Clear Vision  

Meltdown Glass Art & Design celebrates nearly three decades of art and partnering with the design community. 

By Nora Burba Trulsson 

At Meltdown Glass ( in Tempe, the scent of Sprayway wafts through the air. The company, which designs and manufactures kiln-fired glass for art and architecture, has been going through hundreds of cases of the glass cleaner of late, making sure that supplies, samples and finished products—ranging from residential powder room sinks to wall cladding at major U.S. airports—is kept free of fingerprints and smudges. Post-pandemic, business is booming for the firm. 

“We serve mostly architects and interior designers,” says owner Pete Hayes, “and we credit clients for our growth. We do what our clients want us to do.” 

Meltdown Glass has its roots in fine art. BJ Katz founded the company in Tempe in 1993, after pivoting from a long career as a social worker in Canada. At first, she pursued her own fine art, namely a series of glass torso figures that celebrated imperfect bodies and celebrated acceptance. Eventually, her work in kiln-fired glass attracted other projects, particularly after Hayes joined Meltdown in 2000, while he was still a design and architecture student at ASU. “BJ liked commission work, galleries and public art,” explains Hayes, who eventually became a partner in the company. “I had a different leaning, which was architectural glass. We melded both.” 

When Katz passed away in 2018, Meltdown was firmly entrenched as a national player in architectural glass, as well as art installations, and remains so, thanks to the continuing guidance of Hayes, as well as creative director Chris Klein, who joined the company in 2000 as well,  as an art assistant to Katz. Klein, with a BFA in sculpture and glass from the Cleveland Institute of Art, handles the design and process details, while Hayes tends the business side. 

Now with a staff of 11, the company is located in an 18,500-square-foot facility, home since 2010, which includes a showroom, office space, a sample room and a cavernous workshop housing  seven kilns (the largest of which can accommodate 7.5 by 12.5-foot pieces of glass), storage for raw materials, polishing and finishing space and a crating area. “We use a crating company,” says Hayes, “and most of our installations are handled by glazing companies.”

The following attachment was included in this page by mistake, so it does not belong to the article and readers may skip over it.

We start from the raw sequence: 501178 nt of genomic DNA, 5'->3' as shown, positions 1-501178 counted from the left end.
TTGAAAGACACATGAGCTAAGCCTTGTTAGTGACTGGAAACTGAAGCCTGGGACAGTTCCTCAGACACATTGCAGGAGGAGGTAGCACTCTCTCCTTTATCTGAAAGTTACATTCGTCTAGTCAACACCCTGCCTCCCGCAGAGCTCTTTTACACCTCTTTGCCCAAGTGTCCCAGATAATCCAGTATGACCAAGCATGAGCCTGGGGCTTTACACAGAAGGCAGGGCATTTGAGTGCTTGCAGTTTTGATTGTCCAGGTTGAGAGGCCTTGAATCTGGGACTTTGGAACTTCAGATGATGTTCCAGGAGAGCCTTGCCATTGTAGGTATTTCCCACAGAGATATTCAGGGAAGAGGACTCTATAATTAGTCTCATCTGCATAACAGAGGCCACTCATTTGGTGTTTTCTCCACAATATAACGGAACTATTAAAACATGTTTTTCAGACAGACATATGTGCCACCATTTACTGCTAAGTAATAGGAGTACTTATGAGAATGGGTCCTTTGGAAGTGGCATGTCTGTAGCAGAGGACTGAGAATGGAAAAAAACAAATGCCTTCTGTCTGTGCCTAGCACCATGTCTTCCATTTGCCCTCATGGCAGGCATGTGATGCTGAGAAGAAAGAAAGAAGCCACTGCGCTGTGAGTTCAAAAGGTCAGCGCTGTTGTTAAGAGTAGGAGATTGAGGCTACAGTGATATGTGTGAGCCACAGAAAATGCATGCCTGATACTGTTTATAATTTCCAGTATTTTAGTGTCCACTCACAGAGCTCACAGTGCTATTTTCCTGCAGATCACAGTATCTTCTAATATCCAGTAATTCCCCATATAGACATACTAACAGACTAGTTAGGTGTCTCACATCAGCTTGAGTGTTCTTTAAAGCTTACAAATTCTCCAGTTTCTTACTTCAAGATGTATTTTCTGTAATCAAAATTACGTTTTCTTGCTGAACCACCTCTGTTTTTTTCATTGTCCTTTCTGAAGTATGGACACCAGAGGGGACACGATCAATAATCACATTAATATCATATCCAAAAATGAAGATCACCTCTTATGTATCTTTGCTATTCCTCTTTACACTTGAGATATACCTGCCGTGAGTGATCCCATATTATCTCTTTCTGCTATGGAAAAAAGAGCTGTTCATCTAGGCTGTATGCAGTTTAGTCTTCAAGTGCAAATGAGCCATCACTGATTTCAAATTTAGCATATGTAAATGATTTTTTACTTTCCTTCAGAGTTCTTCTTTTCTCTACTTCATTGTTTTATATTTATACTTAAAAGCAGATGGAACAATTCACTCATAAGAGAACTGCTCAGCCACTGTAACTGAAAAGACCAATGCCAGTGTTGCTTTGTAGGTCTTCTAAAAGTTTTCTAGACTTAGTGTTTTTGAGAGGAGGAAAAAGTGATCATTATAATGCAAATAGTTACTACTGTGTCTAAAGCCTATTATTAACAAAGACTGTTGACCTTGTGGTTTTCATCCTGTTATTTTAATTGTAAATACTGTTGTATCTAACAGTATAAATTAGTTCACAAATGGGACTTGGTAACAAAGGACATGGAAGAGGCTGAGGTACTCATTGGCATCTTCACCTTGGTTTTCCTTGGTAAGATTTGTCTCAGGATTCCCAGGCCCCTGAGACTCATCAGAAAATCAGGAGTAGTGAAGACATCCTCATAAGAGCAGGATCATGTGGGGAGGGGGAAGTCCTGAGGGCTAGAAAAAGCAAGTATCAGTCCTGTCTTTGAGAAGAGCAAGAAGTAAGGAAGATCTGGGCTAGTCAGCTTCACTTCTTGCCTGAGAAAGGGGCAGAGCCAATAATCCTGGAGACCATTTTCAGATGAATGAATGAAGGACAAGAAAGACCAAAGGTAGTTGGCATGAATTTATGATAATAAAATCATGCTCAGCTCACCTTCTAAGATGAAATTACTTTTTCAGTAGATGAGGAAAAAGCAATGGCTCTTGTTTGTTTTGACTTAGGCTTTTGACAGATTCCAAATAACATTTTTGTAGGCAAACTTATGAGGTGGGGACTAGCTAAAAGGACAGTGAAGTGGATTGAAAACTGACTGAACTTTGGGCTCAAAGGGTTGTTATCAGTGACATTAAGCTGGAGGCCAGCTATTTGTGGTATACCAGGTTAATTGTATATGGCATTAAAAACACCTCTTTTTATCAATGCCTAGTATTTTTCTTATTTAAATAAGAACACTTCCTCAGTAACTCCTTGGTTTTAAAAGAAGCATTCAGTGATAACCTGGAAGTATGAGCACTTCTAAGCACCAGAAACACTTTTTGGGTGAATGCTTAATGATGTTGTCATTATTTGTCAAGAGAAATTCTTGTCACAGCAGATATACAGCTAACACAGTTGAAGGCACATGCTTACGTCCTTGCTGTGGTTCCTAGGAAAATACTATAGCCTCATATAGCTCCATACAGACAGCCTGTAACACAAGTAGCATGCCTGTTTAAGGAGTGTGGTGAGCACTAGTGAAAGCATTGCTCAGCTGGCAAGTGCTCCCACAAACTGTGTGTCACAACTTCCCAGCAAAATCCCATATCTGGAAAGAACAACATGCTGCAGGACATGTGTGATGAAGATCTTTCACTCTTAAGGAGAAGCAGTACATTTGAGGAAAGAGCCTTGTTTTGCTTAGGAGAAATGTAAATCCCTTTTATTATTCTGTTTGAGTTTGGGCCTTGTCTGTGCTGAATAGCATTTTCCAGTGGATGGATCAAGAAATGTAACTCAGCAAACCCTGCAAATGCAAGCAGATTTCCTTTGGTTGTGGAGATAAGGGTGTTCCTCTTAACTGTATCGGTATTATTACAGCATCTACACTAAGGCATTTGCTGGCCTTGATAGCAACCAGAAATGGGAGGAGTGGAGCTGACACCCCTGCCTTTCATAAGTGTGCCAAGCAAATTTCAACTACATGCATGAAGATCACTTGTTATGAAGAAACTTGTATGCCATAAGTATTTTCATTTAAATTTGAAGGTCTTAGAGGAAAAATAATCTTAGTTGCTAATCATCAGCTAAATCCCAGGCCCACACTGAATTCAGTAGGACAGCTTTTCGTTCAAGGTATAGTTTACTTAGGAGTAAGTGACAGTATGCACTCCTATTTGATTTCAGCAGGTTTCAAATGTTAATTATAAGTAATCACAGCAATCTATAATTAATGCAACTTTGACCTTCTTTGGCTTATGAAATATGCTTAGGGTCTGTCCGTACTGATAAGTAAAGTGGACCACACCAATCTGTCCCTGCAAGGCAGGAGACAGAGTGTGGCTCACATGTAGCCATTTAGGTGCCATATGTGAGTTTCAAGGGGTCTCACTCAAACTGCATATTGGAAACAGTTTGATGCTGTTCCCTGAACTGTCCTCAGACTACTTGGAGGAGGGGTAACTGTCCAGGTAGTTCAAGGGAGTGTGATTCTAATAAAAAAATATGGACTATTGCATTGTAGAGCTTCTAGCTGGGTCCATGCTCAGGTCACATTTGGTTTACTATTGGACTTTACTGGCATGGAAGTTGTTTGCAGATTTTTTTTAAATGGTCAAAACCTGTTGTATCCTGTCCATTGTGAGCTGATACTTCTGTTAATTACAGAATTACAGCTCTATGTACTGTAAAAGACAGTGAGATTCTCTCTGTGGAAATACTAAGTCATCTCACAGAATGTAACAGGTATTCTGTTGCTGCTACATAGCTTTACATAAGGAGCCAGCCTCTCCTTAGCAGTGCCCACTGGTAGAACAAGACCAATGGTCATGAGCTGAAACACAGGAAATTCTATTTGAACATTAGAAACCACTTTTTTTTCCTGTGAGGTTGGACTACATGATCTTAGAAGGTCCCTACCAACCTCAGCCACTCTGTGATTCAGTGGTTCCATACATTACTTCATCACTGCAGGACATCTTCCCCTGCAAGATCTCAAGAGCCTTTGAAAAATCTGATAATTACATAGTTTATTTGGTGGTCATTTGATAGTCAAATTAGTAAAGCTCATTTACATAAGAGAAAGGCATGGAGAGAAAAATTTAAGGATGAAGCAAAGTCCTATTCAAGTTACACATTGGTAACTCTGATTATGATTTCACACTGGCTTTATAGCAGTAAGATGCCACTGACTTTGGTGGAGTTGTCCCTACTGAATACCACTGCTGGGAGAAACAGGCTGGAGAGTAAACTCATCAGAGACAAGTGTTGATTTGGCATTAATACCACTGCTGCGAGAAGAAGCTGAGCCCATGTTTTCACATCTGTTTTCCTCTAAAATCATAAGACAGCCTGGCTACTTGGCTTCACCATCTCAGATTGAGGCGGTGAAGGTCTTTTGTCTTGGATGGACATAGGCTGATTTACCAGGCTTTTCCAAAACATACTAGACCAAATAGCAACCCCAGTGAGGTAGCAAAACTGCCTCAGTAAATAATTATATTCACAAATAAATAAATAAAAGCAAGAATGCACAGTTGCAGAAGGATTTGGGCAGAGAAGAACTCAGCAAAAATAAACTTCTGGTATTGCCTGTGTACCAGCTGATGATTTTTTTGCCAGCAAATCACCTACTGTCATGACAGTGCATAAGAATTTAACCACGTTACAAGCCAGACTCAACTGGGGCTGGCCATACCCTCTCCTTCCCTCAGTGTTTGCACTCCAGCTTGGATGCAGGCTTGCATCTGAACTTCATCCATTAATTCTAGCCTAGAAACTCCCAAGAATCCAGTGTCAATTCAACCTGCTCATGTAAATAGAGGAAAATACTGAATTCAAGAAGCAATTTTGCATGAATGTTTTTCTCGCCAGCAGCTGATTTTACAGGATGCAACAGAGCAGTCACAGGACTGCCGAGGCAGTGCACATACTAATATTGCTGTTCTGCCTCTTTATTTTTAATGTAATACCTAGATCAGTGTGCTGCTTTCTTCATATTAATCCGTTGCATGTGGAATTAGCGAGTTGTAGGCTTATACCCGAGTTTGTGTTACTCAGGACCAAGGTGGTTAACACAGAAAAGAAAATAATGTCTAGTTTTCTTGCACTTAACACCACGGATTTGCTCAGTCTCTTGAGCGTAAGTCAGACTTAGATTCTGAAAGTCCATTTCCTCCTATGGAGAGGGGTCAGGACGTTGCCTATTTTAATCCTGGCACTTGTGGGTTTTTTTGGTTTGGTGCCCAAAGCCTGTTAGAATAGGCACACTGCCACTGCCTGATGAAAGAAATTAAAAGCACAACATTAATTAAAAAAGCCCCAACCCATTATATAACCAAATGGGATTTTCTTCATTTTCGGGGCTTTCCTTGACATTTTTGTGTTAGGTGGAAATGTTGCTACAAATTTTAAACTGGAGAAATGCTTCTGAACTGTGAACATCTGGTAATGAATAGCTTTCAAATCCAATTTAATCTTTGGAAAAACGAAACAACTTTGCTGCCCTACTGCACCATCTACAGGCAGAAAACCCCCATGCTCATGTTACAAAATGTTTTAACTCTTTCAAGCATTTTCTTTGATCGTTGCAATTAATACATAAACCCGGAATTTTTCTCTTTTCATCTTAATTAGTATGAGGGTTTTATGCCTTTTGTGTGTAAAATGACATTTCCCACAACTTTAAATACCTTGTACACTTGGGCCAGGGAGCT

During a recent visit, Meltdown was finishing up windows that were going into a clubhouse dining room for Studio V, large glass tiles for a wall at a residence designed by Holly Wright, dichroic class wall panels for a hospital lobby in Sarasota, Florida and fluted, reeded glass panels for a United Airlines lounge at Chicago’s O’Hare Airport. 

“Some designers come to us with detailed drawings,” says Klein. “Others tell us what they’re looking for, with color samples and swatches. We will work with them to come up with a design.” Most projects, he says, have a six- to eight-week turn around. 

Projects, says Hayes, range from small and simple, to elaborate, and have been shipped and installed around the country, as well as in Asia, the Middle East and Europe. Locally, you can see Meltdown Glass installations at the Desert Botanical Garden (the heritage wall), the glass in the lobby of the Scottsdale Center for the Performing Arts, at Talking Stick Casino (the glass staircase) and at Sky Harbor, in the new Southwest Airlines gates (the glass portal). The Bellagio Hotel, a Nieman Marcus in Walnut Creek, California and New York’s La Guardia airport and the Millennium Broadway Hotel also boast Meltdown Glass installations. 

Of their more unusual projects, Klein points out the cobalt and maize-colored details that went a Scottsdale residence designed by architect Mark Tate for University of Michigan alums, and a partition wall made of two-inch-thick glass with an crashing wave motif for home office in Cape Cod that overlooks the ocean. 

Meltdown’s list of local architects and interior designers who have commissioned work reads like a who’s who of award-winning talents. SmithGroup, Orcutt/Winslow, Corgan, Shepley Bulfinch, Est Est, Angelica Henry, Craig Wickersham, John Douglas, Janet Brooks, Lori Carroll, Elizabeth Rosensteel, Esther Boivin and many others have brought ideas to Meltdown and seen their designs come to fruition.  

“We are lifelong students of glass,” says Hayes. “Our clients come to us and ask, ‘can you do this?’ We figure it out, and that’s where the learning comes in.” 

It’s a philosophy that BJ Katz would approve, and a mission that Hayes, Klein and other colleagues promised her that they would carry on. “BJ passed the Meltdown Glass torch,” Hayes says, “and we’re carrying on her legacy.”